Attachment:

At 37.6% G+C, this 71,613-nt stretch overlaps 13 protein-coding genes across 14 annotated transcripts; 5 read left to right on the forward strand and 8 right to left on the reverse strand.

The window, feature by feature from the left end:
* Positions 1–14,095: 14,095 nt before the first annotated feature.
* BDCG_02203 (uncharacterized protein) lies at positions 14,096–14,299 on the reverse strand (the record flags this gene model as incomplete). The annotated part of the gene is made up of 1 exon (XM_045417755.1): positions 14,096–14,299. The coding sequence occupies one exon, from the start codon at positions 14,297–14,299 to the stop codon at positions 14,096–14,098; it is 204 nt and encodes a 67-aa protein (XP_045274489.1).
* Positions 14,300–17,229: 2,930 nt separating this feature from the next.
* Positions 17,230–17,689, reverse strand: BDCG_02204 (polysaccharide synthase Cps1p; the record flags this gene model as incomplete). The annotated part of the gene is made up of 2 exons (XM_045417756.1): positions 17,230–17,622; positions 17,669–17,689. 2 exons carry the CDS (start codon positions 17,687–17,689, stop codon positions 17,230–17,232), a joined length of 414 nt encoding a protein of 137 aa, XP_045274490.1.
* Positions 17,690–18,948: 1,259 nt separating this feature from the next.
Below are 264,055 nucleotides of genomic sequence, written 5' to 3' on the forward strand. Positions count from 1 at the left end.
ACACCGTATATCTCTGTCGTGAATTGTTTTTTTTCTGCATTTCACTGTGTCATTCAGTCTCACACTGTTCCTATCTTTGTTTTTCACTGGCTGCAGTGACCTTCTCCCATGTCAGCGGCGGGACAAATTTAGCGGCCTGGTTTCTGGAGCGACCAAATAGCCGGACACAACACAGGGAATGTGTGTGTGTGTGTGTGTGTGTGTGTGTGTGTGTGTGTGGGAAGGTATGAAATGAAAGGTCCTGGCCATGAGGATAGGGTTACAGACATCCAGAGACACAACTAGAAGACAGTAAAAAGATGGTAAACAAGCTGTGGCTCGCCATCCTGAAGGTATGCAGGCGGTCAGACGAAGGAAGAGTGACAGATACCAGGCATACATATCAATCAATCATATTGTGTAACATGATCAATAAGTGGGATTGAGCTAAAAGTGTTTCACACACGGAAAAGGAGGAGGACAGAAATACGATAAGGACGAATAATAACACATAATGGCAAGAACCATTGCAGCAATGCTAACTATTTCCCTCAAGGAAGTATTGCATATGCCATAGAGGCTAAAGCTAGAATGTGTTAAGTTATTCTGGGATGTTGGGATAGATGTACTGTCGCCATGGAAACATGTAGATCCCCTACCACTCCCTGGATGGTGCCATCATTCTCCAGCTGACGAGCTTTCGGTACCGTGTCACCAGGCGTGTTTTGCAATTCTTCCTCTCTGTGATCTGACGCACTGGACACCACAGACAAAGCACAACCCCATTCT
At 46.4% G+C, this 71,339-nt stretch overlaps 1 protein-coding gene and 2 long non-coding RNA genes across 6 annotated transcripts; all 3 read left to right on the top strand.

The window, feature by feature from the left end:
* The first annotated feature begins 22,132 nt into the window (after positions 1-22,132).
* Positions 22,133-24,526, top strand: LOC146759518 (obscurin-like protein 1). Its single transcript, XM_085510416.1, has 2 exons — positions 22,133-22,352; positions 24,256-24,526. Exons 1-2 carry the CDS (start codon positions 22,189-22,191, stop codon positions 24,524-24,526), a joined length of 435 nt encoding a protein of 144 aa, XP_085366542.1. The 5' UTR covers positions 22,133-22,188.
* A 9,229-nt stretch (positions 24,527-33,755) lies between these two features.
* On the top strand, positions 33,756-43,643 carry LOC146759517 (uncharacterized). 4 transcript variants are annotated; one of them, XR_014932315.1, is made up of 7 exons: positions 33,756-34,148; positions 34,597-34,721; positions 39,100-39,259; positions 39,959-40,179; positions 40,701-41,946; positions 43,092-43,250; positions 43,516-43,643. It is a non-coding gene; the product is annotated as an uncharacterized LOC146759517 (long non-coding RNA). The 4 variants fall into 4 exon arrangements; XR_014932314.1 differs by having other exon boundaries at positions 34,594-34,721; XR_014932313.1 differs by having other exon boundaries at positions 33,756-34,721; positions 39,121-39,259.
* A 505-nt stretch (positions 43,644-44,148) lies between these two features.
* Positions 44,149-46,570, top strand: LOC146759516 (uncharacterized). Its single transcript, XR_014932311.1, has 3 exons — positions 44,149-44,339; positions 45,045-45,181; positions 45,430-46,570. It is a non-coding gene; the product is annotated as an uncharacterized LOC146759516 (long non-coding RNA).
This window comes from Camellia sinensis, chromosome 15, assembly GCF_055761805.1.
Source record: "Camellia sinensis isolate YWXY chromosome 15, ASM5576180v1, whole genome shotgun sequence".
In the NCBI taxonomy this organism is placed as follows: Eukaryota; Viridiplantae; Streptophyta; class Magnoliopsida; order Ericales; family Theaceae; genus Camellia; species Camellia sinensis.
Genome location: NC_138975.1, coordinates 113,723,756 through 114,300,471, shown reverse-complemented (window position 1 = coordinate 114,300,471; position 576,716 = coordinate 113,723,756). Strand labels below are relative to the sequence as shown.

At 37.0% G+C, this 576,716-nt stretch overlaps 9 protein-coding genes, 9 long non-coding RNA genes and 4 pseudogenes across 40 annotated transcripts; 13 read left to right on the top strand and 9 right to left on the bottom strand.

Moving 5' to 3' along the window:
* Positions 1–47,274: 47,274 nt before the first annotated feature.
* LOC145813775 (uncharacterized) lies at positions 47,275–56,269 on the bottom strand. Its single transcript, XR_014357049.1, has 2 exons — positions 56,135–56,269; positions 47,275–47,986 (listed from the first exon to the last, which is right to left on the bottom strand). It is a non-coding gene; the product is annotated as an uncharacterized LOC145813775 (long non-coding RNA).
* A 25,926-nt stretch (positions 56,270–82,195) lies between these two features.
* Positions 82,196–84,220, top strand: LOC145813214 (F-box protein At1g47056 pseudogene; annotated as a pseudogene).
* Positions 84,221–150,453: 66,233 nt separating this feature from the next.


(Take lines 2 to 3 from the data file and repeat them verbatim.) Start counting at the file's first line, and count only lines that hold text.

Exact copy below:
The window, feature by feature from the left end:
* Positions 1–14,095: 14,095 nt before the first annotated feature.